I just got lucky and glued it in the perfect position.

Yep. If you had not glued it in the "perfect position", sending some value other than 90 would cause the servo shaft to stop rotating.

move forward for a period of time and stop?

You got the idea.

I finally started trying to code with the actual servos connected.
Suprisingly I think the wiring is all working but I'm having trouble implementing some of the commands.

I have 2 high torque servos and a modified mg996r that serves as a winch.
I'm probably making some stupid mistakes but the code is below.

I don't understand what the "int angle" variable is. I keep seeing it in tutorials but I'm not comprehending the explanation. I thought they were saying it was to store a particular angle to reference later but I guess not. Is it just setting the initial state of the servo? If so then how do I write more then one for the different servos?

Another unexpected result, why does the "Larm" raise pretty much immediately and then fall after a few seconds like it lost power? I'm not using Millis yet so I thought the commands would all run in order and the delays would keep things from happening too fast.
Does it read the code for the "Rarm" and start executing it and then immediately read and execute the "Larm" code while the "Rarm" is just starting it's task?

And finally, what can I add to these commands to get the servos to run at a slower speed when I need it.
For instance if I want the Rarm servo to go to 110 degrees slowely and then pause and move to 175 fast? I've found several methods I can't make sense of them.


"Include <servo.h>

Servo servo.Rarm;
Servo servo.Larm;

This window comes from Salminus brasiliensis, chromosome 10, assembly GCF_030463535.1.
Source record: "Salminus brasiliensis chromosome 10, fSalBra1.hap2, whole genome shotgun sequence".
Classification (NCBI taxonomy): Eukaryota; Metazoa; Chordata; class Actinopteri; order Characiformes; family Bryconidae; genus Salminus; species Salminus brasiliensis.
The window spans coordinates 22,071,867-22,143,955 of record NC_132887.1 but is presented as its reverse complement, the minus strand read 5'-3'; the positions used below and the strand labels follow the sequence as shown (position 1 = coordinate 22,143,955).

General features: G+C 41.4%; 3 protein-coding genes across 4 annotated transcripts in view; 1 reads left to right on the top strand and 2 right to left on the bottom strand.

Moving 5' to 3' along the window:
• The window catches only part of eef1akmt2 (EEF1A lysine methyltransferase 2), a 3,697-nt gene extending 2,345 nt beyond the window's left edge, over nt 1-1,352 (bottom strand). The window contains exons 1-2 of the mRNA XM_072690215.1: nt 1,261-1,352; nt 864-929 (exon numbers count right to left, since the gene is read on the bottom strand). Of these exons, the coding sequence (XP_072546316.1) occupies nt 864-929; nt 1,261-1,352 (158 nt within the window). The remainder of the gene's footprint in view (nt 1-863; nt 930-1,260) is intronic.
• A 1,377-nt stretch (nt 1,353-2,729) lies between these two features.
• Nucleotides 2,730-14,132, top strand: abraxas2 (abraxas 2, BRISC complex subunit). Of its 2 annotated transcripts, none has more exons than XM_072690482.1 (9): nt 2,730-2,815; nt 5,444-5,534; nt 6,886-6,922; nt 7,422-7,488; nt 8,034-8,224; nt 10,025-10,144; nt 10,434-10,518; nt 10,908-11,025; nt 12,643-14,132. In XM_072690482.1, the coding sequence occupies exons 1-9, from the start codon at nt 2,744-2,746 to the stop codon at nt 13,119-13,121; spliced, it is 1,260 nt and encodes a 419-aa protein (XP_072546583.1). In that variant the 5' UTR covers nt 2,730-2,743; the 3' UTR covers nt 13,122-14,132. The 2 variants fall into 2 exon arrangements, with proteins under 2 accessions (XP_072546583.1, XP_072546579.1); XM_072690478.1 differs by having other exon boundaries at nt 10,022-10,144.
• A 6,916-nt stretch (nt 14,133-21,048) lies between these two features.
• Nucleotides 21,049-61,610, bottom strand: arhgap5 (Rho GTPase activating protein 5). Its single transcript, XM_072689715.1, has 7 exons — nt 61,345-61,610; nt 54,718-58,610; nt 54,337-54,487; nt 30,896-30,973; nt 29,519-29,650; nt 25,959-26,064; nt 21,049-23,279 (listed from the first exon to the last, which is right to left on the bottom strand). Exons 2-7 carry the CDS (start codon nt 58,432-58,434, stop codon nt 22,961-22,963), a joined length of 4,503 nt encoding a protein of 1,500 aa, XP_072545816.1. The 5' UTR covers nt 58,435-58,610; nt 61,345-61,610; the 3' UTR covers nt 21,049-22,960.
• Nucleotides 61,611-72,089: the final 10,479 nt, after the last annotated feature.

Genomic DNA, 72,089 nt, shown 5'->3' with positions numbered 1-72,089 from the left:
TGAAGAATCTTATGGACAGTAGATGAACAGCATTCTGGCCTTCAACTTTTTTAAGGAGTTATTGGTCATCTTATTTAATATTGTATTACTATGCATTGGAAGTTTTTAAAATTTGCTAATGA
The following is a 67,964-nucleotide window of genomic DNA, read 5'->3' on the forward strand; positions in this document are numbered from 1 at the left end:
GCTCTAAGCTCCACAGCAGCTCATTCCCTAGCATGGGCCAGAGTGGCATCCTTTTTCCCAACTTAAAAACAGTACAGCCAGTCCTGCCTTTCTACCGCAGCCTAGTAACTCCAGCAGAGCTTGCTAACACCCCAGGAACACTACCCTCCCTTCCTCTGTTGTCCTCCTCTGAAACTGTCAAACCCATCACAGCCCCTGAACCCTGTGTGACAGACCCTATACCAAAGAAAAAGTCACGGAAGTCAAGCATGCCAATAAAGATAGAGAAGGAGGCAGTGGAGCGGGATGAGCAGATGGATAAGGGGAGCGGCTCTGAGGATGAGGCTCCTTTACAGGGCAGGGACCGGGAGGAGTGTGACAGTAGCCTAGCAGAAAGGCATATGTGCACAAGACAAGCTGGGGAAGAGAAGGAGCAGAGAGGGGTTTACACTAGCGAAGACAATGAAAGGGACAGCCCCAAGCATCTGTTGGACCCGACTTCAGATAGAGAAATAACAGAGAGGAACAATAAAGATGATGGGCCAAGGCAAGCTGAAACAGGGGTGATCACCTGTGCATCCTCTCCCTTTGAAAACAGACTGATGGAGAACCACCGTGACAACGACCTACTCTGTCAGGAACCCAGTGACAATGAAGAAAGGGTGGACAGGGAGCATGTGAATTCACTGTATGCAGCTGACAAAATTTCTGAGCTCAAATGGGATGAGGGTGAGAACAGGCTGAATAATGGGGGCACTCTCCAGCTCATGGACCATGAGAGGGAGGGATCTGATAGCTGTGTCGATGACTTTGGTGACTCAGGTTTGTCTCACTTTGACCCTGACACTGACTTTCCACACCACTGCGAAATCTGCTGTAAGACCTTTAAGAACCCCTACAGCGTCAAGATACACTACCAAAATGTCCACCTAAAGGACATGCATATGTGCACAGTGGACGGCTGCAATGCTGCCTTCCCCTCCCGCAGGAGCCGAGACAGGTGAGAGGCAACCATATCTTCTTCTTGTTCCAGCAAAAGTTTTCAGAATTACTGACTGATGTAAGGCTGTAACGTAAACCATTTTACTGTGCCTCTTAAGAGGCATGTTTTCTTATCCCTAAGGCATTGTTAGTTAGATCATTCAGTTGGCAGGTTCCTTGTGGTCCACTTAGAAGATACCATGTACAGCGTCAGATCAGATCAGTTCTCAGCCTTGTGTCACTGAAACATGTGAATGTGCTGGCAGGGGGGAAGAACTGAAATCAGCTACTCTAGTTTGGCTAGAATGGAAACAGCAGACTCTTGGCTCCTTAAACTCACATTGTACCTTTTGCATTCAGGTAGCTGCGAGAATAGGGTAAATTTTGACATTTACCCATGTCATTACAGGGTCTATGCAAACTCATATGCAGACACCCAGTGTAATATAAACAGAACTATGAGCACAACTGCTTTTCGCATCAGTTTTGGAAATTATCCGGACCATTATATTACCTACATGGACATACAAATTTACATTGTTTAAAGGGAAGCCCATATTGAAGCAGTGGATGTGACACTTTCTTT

Servo servo.Winch;

int angle = 165;

Void setup(). {

servo winch.attach(11);


void loop() {
servo winch.write(180);




If you want to control the speed at which the (normal not continuous) servos move try using VarSpeedServo.h instead of Servo.h. VarSpeedServo has a useful "speed" parameter in its write() command.


Ok thanks. That looks promising.
I don't have a lot of experience with servos but I'm noticing that my 60 kg servo doesn't have near as much power as I thought it would.
I'm trying to make a machine for archery target shooting.
I made a couple wood gears to speed things up. The servo arm is attached to the big gear (about 7 inches in diameter) and spins a smaller one ( about 3 inches). The smaller one has two bolts coming off the side to attach a carbon arrow shaft I'm using as an arm. At the end of the 40 inch long arm is a rubber pad to fasten a target to.
The whole arm weighs about 12 ounces with nearly all the weight being at the end. The servo does not want to lift it.
I thought I'd be ok with a 60 kg servo even with the length and weight of the arm and gears etc.

It might be because the gears aren't secure enough and compress when I put the arm on but should I also be counterbalancing the arm?

The servo has a voltage range of around 6-8v and I'm using 6.8. would that cause it to lose a lot of torque?

If you want to rotate a log arm, you always use a counterweight on the opposite side.